Why God of War Ascension is bad?

God of War Ascension Review:

I recently finished God of War Ascension (Before anyone says anything, I realize it’s a little late) and it’s mediocre.

I’ve played all GoW games except GoW Ascension, which I skipped after reading some internet reviews. After finishing GoW: Ascension, I can state that it isn’t a masterpiece, but it improved the fighting from GOW III, has considerably better puzzles, and the plot is terrible in my view. It also included unneeded involvement in the cinematics.

When I initially played the original God of War in 2005, I felt sad for other action games. Kratos outperformed his contemporaries by such a large margin that keeping up with his violent rampage appeared impossible.

Other games borrowed lessons from God of War, but with each succeeding iteration, the bar was set higher, creating even more gap between Kratos and his opponents. After years of supremacy, God of War: Ascension is the series’ stumbling block, perhaps allowing the rivals to narrow the gap.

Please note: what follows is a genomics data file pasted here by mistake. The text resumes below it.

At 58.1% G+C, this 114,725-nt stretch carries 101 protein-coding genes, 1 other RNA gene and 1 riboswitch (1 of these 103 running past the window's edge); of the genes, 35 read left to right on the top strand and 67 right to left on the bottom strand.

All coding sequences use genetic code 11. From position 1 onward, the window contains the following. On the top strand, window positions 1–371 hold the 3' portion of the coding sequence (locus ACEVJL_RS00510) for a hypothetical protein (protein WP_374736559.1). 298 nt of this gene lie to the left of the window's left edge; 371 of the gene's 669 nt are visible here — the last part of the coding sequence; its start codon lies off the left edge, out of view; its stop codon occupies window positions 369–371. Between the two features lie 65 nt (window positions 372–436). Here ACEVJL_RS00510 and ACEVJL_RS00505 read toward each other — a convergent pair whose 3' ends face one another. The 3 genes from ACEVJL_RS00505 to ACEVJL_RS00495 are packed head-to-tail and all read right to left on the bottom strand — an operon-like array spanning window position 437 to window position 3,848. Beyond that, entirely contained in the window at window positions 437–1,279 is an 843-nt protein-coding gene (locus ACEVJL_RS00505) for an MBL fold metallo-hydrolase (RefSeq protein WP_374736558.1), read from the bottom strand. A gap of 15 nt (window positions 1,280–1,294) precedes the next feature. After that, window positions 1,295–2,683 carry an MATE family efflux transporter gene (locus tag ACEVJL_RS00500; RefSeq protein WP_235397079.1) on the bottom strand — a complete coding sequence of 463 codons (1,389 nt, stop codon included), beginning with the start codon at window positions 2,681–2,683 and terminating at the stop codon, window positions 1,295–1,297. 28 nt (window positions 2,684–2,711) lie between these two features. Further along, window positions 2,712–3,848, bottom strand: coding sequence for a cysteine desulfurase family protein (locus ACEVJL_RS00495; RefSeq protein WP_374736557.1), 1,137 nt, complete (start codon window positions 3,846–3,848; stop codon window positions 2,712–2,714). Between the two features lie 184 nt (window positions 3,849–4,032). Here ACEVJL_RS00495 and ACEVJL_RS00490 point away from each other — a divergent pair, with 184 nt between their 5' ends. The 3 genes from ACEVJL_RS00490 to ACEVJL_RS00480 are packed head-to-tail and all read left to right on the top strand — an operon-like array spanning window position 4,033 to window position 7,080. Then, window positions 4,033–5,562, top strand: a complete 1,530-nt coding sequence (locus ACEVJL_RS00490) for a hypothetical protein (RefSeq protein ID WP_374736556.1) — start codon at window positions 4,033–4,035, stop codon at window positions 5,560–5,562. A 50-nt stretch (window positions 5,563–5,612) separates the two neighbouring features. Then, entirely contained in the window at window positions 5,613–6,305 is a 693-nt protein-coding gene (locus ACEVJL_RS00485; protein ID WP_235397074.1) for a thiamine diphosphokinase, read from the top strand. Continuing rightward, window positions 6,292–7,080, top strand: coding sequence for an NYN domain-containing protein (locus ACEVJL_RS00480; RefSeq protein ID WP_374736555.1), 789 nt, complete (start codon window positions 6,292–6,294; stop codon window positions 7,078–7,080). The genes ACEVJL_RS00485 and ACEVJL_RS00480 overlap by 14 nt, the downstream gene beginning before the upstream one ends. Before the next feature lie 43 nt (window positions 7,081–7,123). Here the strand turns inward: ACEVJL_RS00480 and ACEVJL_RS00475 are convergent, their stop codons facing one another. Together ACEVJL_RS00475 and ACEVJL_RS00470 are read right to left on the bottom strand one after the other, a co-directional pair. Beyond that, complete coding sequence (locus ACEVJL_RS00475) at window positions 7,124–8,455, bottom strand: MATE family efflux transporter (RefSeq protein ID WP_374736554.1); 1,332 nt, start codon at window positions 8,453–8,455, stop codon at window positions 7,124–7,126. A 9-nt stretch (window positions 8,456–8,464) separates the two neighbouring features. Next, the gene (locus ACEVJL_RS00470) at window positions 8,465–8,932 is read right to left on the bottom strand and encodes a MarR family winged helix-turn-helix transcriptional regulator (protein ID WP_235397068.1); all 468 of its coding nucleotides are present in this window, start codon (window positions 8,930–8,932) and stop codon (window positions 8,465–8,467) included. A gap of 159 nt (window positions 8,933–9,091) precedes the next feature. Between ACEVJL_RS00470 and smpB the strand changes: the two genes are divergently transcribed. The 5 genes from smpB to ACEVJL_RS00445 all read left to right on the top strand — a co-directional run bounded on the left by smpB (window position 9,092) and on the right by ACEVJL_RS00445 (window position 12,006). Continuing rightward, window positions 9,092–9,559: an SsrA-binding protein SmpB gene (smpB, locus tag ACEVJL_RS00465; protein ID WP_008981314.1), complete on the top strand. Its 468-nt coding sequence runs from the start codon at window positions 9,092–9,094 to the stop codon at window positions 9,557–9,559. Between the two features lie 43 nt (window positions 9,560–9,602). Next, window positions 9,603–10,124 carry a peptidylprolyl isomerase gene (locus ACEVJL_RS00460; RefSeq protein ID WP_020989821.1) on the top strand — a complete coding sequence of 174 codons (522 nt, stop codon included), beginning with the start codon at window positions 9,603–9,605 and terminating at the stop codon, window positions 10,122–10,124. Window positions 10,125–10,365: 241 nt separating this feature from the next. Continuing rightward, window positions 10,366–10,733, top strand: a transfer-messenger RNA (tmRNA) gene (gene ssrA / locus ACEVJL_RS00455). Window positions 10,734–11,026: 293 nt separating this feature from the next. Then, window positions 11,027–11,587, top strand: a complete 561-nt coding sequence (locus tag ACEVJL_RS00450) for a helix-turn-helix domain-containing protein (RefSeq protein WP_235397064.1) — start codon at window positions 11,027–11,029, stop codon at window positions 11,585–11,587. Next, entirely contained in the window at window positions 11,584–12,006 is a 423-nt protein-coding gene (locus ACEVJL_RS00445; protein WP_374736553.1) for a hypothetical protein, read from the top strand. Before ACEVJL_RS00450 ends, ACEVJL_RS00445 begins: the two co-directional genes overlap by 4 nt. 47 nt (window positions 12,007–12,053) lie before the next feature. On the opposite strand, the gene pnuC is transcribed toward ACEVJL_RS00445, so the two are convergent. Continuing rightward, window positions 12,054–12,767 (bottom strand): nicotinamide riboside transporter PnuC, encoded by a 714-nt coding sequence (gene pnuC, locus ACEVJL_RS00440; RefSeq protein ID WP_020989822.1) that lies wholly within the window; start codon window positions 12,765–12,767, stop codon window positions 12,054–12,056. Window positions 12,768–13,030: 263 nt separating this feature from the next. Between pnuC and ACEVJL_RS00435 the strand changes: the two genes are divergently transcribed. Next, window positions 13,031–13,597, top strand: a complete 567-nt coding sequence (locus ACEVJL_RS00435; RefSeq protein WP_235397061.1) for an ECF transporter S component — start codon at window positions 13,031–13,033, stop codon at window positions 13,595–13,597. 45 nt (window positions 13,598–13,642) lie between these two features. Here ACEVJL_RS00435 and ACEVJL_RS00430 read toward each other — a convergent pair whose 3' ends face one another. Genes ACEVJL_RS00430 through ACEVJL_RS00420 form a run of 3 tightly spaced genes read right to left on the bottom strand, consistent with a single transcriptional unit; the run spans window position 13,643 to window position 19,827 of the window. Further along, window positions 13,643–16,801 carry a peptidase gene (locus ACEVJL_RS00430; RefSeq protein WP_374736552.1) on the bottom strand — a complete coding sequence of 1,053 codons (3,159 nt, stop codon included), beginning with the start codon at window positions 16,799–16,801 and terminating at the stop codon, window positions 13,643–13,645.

Why God of War Ascension is bad

It’s difficult to pinpoint where Ascension goes wrong because it offers everything a God of War title should have.

Blades that whirl? Check.

Awe-inspiring boss battles? Check.

Is there a story regarding Kratos’ terrible past? Check.

The list goes on, but just because Sony’s Santa Monica Studio incorporated the crucial aspects doesn’t imply they were performed to the high standards of the series. Ascension either pauses or goes backward in areas where fans want a new entry to advance, such as story and combat.

Kratos is on a mission to break free from Ares’ connection ten years before the first entry. This puts him in conflict with the Furies, who are responsible for upholding vows. Fans of the series know how the narrative ends: Kratos triumphs breaks his link, and finally murders Ares. The difficulty in a prequel is to tell a story that expands on the events that players have previously experienced – something Ready at Dawn’s portable God of War titles excelled at. 

Players were able to experience a new side of Kratos by seeing him shove his daughter away in Elysium and battle his brother Deimos. Ascension does not provide such understanding. Its major contribution is to emphasize that Kratos misses his family and regrets killing them, which is tired stuff at this point. As a result, the plot revolves around players seeking artifacts and battling bad people with no stake in the conclusion.